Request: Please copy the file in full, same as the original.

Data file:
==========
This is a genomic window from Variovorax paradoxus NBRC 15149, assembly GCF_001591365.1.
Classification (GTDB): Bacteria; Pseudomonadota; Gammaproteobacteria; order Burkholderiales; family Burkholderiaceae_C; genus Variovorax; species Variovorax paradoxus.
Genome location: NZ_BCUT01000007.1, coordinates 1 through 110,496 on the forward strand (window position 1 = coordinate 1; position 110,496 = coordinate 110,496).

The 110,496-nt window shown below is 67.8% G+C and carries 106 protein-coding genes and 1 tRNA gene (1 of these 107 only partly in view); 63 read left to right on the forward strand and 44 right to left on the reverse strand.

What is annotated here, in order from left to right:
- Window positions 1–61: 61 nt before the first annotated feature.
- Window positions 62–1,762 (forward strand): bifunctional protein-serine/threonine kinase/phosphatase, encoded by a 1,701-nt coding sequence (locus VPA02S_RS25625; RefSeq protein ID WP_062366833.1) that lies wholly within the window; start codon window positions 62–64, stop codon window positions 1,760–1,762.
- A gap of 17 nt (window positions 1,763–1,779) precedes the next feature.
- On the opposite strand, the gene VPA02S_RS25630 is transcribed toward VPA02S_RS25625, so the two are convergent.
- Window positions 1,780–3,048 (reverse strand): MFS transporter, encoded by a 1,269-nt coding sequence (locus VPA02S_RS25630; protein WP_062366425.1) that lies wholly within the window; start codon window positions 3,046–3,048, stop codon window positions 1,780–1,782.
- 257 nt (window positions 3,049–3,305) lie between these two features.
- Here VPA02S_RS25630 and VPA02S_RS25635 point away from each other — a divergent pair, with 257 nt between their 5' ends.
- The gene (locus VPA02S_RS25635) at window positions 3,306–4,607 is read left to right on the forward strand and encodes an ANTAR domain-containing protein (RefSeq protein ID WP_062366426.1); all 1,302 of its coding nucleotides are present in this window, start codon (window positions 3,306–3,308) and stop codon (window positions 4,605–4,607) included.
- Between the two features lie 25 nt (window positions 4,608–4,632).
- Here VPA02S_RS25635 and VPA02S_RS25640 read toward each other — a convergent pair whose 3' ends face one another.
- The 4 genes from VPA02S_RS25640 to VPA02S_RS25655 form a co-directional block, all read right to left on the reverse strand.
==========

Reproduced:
This is a genomic window from Variovorax paradoxus NBRC 15149, assembly GCF_001591365.1.
Classification (GTDB): Bacteria; Pseudomonadota; Gammaproteobacteria; order Burkholderiales; family Burkholderiaceae_C; genus Variovorax; species Variovorax paradoxus.
Genome location: NZ_BCUT01000007.1, coordinates 1 through 110,496 on the forward strand (window position 1 = coordinate 1; position 110,496 = coordinate 110,496).

The 110,496-nt window shown below is 67.8% G+C and carries 106 protein-coding genes and 1 tRNA gene (1 of these 107 only partly in view); 63 read left to right on the forward strand and 44 right to left on the reverse strand.

What is annotated here, in order from left to right:
- Window positions 1–61: 61 nt before the first annotated feature.
- Window positions 62–1,762 (forward strand): bifunctional protein-serine/threonine kinase/phosphatase, encoded by a 1,701-nt coding sequence (locus VPA02S_RS25625; RefSeq protein ID WP_062366833.1) that lies wholly within the window; start codon window positions 62–64, stop codon window positions 1,760–1,762.
- A gap of 17 nt (window positions 1,763–1,779) precedes the next feature.
- On the opposite strand, the gene VPA02S_RS25630 is transcribed toward VPA02S_RS25625, so the two are convergent.
- Window positions 1,780–3,048 (reverse strand): MFS transporter, encoded by a 1,269-nt coding sequence (locus VPA02S_RS25630; protein WP_062366425.1) that lies wholly within the window; start codon window positions 3,046–3,048, stop codon window positions 1,780–1,782.
- 257 nt (window positions 3,049–3,305) lie between these two features.
- Here VPA02S_RS25630 and VPA02S_RS25635 point away from each other — a divergent pair, with 257 nt between their 5' ends.
- The gene (locus VPA02S_RS25635) at window positions 3,306–4,607 is read left to right on the forward strand and encodes an ANTAR domain-containing protein (RefSeq protein ID WP_062366426.1); all 1,302 of its coding nucleotides are present in this window, start codon (window positions 3,306–3,308) and stop codon (window positions 4,605–4,607) included.
- Between the two features lie 25 nt (window positions 4,608–4,632).
- Here VPA02S_RS25635 and VPA02S_RS25640 read toward each other — a convergent pair whose 3' ends face one another.
- The 4 genes from VPA02S_RS25640 to VPA02S_RS25655 form a co-directional block, all read right to left on the reverse strand.